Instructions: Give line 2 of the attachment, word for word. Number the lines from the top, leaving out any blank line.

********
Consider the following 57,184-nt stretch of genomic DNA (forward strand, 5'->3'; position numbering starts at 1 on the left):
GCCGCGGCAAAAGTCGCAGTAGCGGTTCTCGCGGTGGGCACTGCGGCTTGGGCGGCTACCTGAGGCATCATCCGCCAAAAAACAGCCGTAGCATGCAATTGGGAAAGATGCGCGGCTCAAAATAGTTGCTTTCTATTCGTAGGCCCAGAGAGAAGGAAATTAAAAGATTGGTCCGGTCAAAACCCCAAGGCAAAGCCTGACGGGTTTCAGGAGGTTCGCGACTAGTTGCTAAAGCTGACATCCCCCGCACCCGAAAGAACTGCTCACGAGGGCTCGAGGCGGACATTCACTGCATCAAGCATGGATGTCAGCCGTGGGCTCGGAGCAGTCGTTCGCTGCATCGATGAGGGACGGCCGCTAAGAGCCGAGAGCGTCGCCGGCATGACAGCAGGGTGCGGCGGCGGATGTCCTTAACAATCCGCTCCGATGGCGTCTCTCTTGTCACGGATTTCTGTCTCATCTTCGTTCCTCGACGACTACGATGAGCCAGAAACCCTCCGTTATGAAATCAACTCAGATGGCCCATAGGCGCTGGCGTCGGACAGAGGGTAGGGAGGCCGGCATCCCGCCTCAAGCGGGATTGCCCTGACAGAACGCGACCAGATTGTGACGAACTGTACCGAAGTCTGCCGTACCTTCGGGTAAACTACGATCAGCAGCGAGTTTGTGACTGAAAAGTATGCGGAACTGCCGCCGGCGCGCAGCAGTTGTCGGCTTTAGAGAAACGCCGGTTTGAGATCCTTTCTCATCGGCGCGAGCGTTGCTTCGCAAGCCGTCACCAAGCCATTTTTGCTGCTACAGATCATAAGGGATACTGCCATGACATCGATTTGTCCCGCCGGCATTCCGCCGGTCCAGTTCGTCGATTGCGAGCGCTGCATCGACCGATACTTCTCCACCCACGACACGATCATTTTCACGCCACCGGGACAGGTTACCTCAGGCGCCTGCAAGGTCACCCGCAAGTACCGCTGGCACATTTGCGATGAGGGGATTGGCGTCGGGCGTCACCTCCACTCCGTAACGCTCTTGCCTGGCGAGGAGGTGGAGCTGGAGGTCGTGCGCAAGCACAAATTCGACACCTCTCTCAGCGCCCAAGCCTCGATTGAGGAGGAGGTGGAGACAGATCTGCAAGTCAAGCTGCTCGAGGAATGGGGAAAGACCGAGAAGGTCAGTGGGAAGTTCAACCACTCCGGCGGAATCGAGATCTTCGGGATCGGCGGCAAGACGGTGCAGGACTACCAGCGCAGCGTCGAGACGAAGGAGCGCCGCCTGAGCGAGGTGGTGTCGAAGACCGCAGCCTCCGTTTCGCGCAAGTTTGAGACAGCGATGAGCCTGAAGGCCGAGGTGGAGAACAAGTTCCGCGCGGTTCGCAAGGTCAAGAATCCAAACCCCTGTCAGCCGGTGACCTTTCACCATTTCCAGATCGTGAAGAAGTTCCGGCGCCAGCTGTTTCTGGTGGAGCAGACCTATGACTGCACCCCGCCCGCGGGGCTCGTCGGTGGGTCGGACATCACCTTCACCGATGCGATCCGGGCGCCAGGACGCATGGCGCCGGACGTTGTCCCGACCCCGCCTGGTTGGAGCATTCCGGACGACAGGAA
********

GCCGCGGCAAAAGTCGCAGTAGCGGTTCTCGCGGTGGGCACTGCGGCTTGGGCGGCTACCTGAGGCATCATCCGCCAAAAAACAGCCGTAGCATGCAATTGGGAAAGATGCGCGGCTCAAAATAGTTGCTTTCTATTCGTAGGCCCAGAGAGAAGGAAATTAAAAGATTGGTCCGGTCAAAACCCCAAGGCAAAGCCTGACGGGTTTCAGGAGGTTCGCGACTAGTTGCTAAAGCTGACATCCCCCGCACCCGAAAGAACTGCTCACGAGGGCTCGAGGCGGACATTCACTGCATCAAGCATGGATGTCAGCCGTGGGCTCGGAGCAGTCGTTCGCTGCATCGATGAGGGACGGCCGCTAAGAGCCGAGAGCGTCGCCGGCATGACAGCAGGGTGCGGCGGCGGATGTCCTTAACAATCCGCTCCGATGGCGTCTCTCTTGTCACGGATTTCTGTCTCATCTTCGTTCCTCGACGACTACGATGAGCCAGAAACCCTCCGTTATGAAATCAACTCAGATGGCCCATAGGCGCTGGCGTCGGACAGAGGGTAGGGAGGCCGGCATCCCGCCTCAAGCGGGATTGCCCTGACAGAACGCGACCAGATTGTGACGAACTGTACCGAAGTCTGCCGTACCTTCGGGTAAACTACGATCAGCAGCGAGTTTGTGACTGAAAAGTATGCGGAACTGCCGCCGGCGCGCAGCAGTTGTCGGCTTTAGAGAAACGCCGGTTTGAGATCCTTTCTCATCGGCGCGAGCGTTGCTTCGCAAGCCGTCACCAAGCCATTTTTGCTGCTACAGATCATAAGGGATACTGCCATGACATCGATTTGTCCCGCCGGCATTCCGCCGGTCCAGTTCGTCGATTGCGAGCGCTGCATCGACCGATACTTCTCCACCCACGACACGATCATTTTCACGCCACCGGGACAGGTTACCTCAGGCGCCTGCAAGGTCACCCGCAAGTACCGCTGGCACATTTGCGATGAGGGGATTGGCGTCGGGCGTCACCTCCACTCCGTAACGCTCTTGCCTGGCGAGGAGGTGGAGCTGGAGGTCGTGCGCAAGCACAAATTCGACACCTCTCTCAGCGCCCAAGCCTCGATTGAGGAGGAGGTGGAGACAGATCTGCAAGTCAAGCTGCTCGAGGAATGGGGAAAGACCGAGAAGGTCAGTGGGAAGTTCAACCACTCCGGCGGAATCGAGATCTTCGGGATCGGCGGCAAGACGGTGCAGGACTACCAGCGCAGCGTCGAGACGAAGGAGCGCCGCCTGAGCGAGGTGGTGTCGAAGACCGCAGCCTCCGTTTCGCGCAAGTTTGAGACAGCGATGAGCCTGAAGGCCGAGGTGGAGAACAAGTTCCGCGCGGTTCGCAAGGTCAAGAATCCAAACCCCTGTCAGCCGGTGACCTTTCACCATTTCCAGATCGTGAAGAAGTTCCGGCGCCAGCTGTTTCTGGTGGAGCAGACCTATGACTGCACCCCGCCCGCGGGGCTCGTCGGTGGGTCGGACATCACCTTCACCGATGCGATCCGGGCGCCAGGACGCATGGCGCCGGACGTTGTCCCGACCCCGCCTGGTTGGAGCATTCCGGACGACAGGAA